What does Aeria Gloris mean?

What language is it?

It looks like it is supposed to be Latin, but the second word is not correct. Latin is an inflected language and the case endings determine how a word is translated in the sentence. Aeria is an adjective – the A ending makes it either a feminine nominative/ablative singular, or a neuter nominative/accusative plural. Gloris is not an accurate form of any Latin word. Gloria is the closest word I could find, which would be gloriis in the feminine dative/ablative plural. Which would not go with the first word all that well. “Lofty things to glorious deeds” is the best way that could be translated (using aeria as a neuter nominative plural). But it would be pronounced with the extra i sound – glor-ee-ees, not glor-ees. So if your source does not pronounce the extra syllable, then it is not a real Latin word.

aerius -a -um [belonging to the air, airy]; hence [high in the air, lofty]

gloria -ae f. [fame, renown, glory]. Transf., of a member of a group, [the pride, the glory; desire of glory, ambition, boastfulness]; plur. [glorious deeds]

Aeria Gloris

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What does Aeria Gloris mean?
What language is it?

I think that many things get lost in translation when it comes to interpreting Japanese to English. Even though the subtitled lyrics from Inner Space read “AERIA GLORIS”, there is no real form of Latin meaning in neither the old (or) new Latin Languages for GLORIS. My best guess is that they meant to say “AERIA GLORIA”, which makes sense to me because it means “AERIAL GLORY” since the main character has incredible abilities through Cyborg Enhancements. To me, the song hauntingly reverberates, “Watch in awe, watch in awe. Aerial glory, aerial glory.” It is truly a beautiful song that is very hard to get out of your head.

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hmm…yeah gloris is not latin…but if someone made a typo, i could be gloria (assuming they hit the s instead of the a). In that case, it would mean aerial glory. My dictionary doesn’t give any connotations to aer or aerius that might make it mean heavenly glory, though. Also, they may have left out an i, so it could be gloriis. In that case it could be “(a woman) airborne with glories”. Out of context though it’s hard to say.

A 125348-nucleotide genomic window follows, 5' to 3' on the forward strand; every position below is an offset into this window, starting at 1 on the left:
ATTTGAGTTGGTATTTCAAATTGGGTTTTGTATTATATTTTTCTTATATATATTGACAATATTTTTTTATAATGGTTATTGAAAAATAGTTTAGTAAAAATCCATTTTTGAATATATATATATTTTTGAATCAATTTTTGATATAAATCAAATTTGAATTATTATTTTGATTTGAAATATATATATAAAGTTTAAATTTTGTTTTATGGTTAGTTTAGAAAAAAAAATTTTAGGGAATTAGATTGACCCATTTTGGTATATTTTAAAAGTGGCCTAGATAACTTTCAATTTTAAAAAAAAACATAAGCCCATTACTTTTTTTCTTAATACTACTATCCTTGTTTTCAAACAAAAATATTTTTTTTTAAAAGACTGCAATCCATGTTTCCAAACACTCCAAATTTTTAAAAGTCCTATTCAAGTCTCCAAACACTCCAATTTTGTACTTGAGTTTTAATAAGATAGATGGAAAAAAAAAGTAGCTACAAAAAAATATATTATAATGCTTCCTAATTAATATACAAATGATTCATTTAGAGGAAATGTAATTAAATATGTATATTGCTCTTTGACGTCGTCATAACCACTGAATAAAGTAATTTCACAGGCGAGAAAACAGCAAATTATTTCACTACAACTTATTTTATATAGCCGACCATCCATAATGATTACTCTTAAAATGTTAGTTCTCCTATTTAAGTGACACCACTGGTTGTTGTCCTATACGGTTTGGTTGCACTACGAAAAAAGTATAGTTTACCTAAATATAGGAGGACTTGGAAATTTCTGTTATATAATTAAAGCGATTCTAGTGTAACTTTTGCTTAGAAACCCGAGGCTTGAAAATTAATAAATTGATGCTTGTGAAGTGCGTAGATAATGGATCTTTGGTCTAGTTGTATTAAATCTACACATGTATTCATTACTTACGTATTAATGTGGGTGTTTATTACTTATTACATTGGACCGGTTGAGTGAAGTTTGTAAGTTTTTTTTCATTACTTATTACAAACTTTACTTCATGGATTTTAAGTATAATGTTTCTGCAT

Answer 6

If the spelling is right then “gloris” is from a Late Latin word “glos” which means “sister in law”.

This still leaves us with a phrase that seems to be saying “sister in law’s lofty things”

aeria can mean airy,lofty,through the air, etc.

If there are misspellings in the phrase, the other possibilities are covered in the earlier answers.

Source(s): Oxford Latin Dictionary – Lewis & Short

Answer 7

gloris is not Latin, but it looks close. Check your spelling. aeria – of/produced in/existing in/flying in air, airborne/aerial; towering, airy; blue

It sounds Latin. The only word I understand is Gloris which means “fame”. I think “Aeria” is a proper name.

Well, there’s a discussion here

and this person thinks it means “Heavenly Glory”

but neither word is standard Latin, at least not classical Latin.


Sirolg Airea?


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